Faux marble tile can offer a dramatic aesthetic upgrade for a small fraction of the price of the real thing. Here's an approach you might take to make your own.
Let's say you're starting with tumbled marble tiles approximately 12 by 12 inches or normal tile size. The process is to insert tiles in a rock tumbler, and whilst this is rotating, the rubbing of the tiles will attain a chipped edge and a rough surface. Since these are natural marbles, the veins and grooves are in the tile itself, and no further action will be required other than to glue them to the wall or as floor tiling.
Considering that tumbled marble tiles are quite expensive to purchase, you might consider treating ordinary tiles to look like tumbled marble with a DIY process. You can perform this process on your existing floors or worktop tiles or new tiles you intend to install.
Step 1 - Roughening the Tiles
To acquire a tumbled look, the tiles need to be abraded. An option is to use an electric sander to remove the glaze from the tiles. Next, use coarse sandpaper, say 150 grit, to acquire the desired effect. Rougher than this will leave undesired rubbing marks that will show in the final product.
Alternatively, you can use a liquid acid or paint remover. Make sure to wear your protective clothing before starting this part of the project. Using an old brush, thoroughly apply to the tiles. Leave the acid or paint remover on for approximately 15 minutes. Next, wash the tiles with plenty of water and liquid detergent and dry the tiles. You will now notice that the surface of tiles has become rather rough, thus the desired effect. If you are still not happy with the result, repeat the process a second time.
Step 2 - Cleaning the Tiles
Having attained the desired rough surface of the tiles, it is now imperative that the tiles are spotlessly clean, irrespective of whether these have been abraded with sandpaper or using acid. Should dust, acid, or paint remover remain on the tiles, your efforts will be insignificant, and paint will not adhere to the tiles.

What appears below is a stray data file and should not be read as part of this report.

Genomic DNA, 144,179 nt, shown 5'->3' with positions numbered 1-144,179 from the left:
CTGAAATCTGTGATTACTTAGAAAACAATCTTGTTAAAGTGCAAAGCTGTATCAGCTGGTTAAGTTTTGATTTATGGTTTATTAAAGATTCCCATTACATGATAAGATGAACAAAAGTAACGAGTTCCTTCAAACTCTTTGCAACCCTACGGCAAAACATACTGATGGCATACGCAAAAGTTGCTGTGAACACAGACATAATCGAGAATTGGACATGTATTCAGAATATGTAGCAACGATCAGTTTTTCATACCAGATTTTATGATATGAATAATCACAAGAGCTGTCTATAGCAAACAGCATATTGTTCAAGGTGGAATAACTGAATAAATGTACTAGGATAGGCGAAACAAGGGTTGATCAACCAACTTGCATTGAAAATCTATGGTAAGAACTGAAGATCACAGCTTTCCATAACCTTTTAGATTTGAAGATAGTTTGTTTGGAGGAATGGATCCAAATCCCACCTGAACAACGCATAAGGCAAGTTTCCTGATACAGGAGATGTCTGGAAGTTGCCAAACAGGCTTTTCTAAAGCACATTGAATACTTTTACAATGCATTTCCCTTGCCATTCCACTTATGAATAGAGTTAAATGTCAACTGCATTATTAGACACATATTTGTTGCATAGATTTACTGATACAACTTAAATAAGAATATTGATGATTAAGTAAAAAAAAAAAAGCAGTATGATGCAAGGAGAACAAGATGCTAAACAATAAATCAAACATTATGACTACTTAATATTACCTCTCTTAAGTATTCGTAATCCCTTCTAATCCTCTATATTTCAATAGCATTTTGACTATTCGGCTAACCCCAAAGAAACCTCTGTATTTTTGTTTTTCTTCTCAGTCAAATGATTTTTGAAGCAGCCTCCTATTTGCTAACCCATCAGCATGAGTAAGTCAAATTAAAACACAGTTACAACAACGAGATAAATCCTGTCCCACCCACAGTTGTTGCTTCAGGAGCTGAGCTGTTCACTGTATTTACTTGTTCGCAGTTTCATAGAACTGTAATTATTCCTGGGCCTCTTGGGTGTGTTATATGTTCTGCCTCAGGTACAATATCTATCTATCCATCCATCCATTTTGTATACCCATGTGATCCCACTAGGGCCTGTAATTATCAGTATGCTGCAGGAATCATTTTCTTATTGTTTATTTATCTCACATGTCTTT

Step 3 - Applying the Base Coat
Prepare the eggshell paint by thinning it to the manufacturer’s instructions. Apply one thin coat and leave to dry overnight. The next day, reapply a second coat. For an excellent base, thin the paint further by a further 10 percent and apply the third coat after two hours. Again, leave to dry overnight.
Step 4 - Applying the Faux Effect
Place three large drops of paint of your choice on a paper plate and dip the sponge in all three colors. Next, dab and smear the tiles to create a marbled effect. While working in the paint, should you notice any excess paint, remove it by sponging off paint onto a rag or paper towels. Once all the tiles have been dabbed, leave to dry overnight.
Step 5 - Marble Veining
Using a lighter shade of paint, dip a feather or an artist’s fine brush and paint fine lines to achieve veins. To obtain a true likeness to marble, add some white lines adjacent to the lighter shades applied. To continue softening the tiles, sponge lighter shades to the sides of the tiles.
To protect your hard work, apply two coats of urethane. Urethane is durable and will last for a considerable number of years. Once dry, buff the tiles to give them a realistic marble effect.